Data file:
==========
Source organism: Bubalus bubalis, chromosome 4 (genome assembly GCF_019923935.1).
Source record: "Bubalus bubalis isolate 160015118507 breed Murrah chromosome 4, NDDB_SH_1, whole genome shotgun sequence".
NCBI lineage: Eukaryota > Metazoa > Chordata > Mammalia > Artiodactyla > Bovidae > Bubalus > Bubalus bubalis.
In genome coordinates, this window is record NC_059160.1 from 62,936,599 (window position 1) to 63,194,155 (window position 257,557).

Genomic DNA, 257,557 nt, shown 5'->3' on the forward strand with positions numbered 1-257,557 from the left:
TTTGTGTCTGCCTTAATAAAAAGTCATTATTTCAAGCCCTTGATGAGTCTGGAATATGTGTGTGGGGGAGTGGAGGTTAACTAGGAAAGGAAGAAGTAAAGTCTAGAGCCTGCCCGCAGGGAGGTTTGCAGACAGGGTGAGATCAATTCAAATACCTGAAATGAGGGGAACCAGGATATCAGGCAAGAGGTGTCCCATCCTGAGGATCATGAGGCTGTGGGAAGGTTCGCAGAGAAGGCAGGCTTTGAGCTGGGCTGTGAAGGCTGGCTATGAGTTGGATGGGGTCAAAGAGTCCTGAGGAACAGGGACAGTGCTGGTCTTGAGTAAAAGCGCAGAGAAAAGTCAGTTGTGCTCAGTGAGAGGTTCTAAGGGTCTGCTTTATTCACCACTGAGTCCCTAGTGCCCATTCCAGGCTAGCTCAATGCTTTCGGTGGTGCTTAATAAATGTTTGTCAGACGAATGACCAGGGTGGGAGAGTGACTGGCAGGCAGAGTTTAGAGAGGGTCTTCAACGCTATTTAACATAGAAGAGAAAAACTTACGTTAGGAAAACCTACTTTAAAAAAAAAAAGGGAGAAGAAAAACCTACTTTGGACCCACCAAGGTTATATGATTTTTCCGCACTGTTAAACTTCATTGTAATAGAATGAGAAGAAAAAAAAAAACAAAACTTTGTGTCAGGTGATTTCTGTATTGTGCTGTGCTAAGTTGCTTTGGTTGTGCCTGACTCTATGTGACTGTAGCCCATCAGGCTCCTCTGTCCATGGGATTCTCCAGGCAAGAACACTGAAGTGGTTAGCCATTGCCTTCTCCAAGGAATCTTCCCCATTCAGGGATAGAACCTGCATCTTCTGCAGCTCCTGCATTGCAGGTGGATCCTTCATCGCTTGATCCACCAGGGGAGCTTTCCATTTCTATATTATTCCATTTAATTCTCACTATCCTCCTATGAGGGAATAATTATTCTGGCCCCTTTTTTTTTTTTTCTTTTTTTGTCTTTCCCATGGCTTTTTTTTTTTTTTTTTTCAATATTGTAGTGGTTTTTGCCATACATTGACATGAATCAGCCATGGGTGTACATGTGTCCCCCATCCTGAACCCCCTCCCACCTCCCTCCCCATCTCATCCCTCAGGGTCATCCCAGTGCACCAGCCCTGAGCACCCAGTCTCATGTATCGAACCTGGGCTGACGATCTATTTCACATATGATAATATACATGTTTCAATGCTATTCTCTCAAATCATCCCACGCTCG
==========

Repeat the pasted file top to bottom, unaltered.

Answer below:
Source organism: Bubalus bubalis, chromosome 4 (genome assembly GCF_019923935.1).
Source record: "Bubalus bubalis isolate 160015118507 breed Murrah chromosome 4, NDDB_SH_1, whole genome shotgun sequence".
NCBI lineage: Eukaryota > Metazoa > Chordata > Mammalia > Artiodactyla > Bovidae > Bubalus > Bubalus bubalis.
In genome coordinates, this window is record NC_059160.1 from 62,936,599 (window position 1) to 63,194,155 (window position 257,557).

Genomic DNA, 257,557 nt, shown 5'->3' on the forward strand with positions numbered 1-257,557 from the left:
TTTGTGTCTGCCTTAATAAAAAGTCATTATTTCAAGCCCTTGATGAGTCTGGAATATGTGTGTGGGGGAGTGGAGGTTAACTAGGAAAGGAAGAAGTAAAGTCTAGAGCCTGCCCGCAGGGAGGTTTGCAGACAGGGTGAGATCAATTCAAATACCTGAAATGAGGGGAACCAGGATATCAGGCAAGAGGTGTCCCATCCTGAGGATCATGAGGCTGTGGGAAGGTTCGCAGAGAAGGCAGGCTTTGAGCTGGGCTGTGAAGGCTGGCTATGAGTTGGATGGGGTCAAAGAGTCCTGAGGAACAGGGACAGTGCTGGTCTTGAGTAAAAGCGCAGAGAAAAGTCAGTTGTGCTCAGTGAGAGGTTCTAAGGGTCTGCTTTATTCACCACTGAGTCCCTAGTGCCCATTCCAGGCTAGCTCAATGCTTTCGGTGGTGCTTAATAAATGTTTGTCAGACGAATGACCAGGGTGGGAGAGTGACTGGCAGGCAGAGTTTAGAGAGGGTCTTCAACGCTATTTAACATAGAAGAGAAAAACTTACGTTAGGAAAACCTACTTTAAAAAAAAAAAGGGAGAAGAAAAACCTACTTTGGACCCACCAAGGTTATATGATTTTTCCGCACTGTTAAACTTCATTGTAATAGAATGAGAAGAAAAAAAAAAACAAAACTTTGTGTCAGGTGATTTCTGTATTGTGCTGTGCTAAGTTGCTTTGGTTGTGCCTGACTCTATGTGACTGTAGCCCATCAGGCTCCTCTGTCCATGGGATTCTCCAGGCAAGAACACTGAAGTGGTTAGCCATTGCCTTCTCCAAGGAATCTTCCCCATTCAGGGATAGAACCTGCATCTTCTGCAGCTCCTGCATTGCAGGTGGATCCTTCATCGCTTGATCCACCAGGGGAGCTTTCCATTTCTATATTATTCCATTTAATTCTCACTATCCTCCTATGAGGGAATAATTATTCTGGCCCCTTTTTTTTTTTTTCTTTTTTTGTCTTTCCCATGGCTTTTTTTTTTTTTTTTTTCAATATTGTAGTGGTTTTTGCCATACATTGACATGAATCAGCCATGGGTGTACATGTGTCCCCCATCCTGAACCCCCTCCCACCTCCCTCCCCATCTCATCCCTCAGGGTCATCCCAGTGCACCAGCCCTGAGCACCCAGTCTCATGTATCGAACCTGGGCTGACGATCTATTTCACATATGATAATATACATGTTTCAATGCTATTCTCTCAAATCATCCCACGCTCG